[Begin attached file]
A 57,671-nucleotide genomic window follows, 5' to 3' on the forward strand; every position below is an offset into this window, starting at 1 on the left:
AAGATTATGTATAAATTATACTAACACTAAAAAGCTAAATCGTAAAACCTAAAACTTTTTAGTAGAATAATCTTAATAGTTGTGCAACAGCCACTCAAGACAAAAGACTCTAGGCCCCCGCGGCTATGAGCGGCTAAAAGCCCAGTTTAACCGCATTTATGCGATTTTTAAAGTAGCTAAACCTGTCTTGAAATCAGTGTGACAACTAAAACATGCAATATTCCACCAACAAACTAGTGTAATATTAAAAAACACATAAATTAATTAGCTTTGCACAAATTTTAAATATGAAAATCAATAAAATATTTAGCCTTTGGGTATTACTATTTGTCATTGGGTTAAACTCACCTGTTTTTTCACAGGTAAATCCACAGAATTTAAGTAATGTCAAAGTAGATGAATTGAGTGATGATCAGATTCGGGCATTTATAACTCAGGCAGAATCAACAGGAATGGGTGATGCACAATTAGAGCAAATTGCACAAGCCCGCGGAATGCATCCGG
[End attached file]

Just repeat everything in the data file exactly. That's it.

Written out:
A 57,671-nucleotide genomic window follows, 5' to 3' on the forward strand; every position below is an offset into this window, starting at 1 on the left:
AAGATTATGTATAAATTATACTAACACTAAAAAGCTAAATCGTAAAACCTAAAACTTTTTAGTAGAATAATCTTAATAGTTGTGCAACAGCCACTCAAGACAAAAGACTCTAGGCCCCCGCGGCTATGAGCGGCTAAAAGCCCAGTTTAACCGCATTTATGCGATTTTTAAAGTAGCTAAACCTGTCTTGAAATCAGTGTGACAACTAAAACATGCAATATTCCACCAACAAACTAGTGTAATATTAAAAAACACATAAATTAATTAGCTTTGCACAAATTTTAAATATGAAAATCAATAAAATATTTAGCCTTTGGGTATTACTATTTGTCATTGGGTTAAACTCACCTGTTTTTTCACAGGTAAATCCACAGAATTTAAGTAATGTCAAAGTAGATGAATTGAGTGATGATCAGATTCGGGCATTTATAACTCAGGCAGAATCAACAGGAATGGGTGATGCACAATTAGAGCAAATTGCACAAGCCCGCGGAATGCATCCGG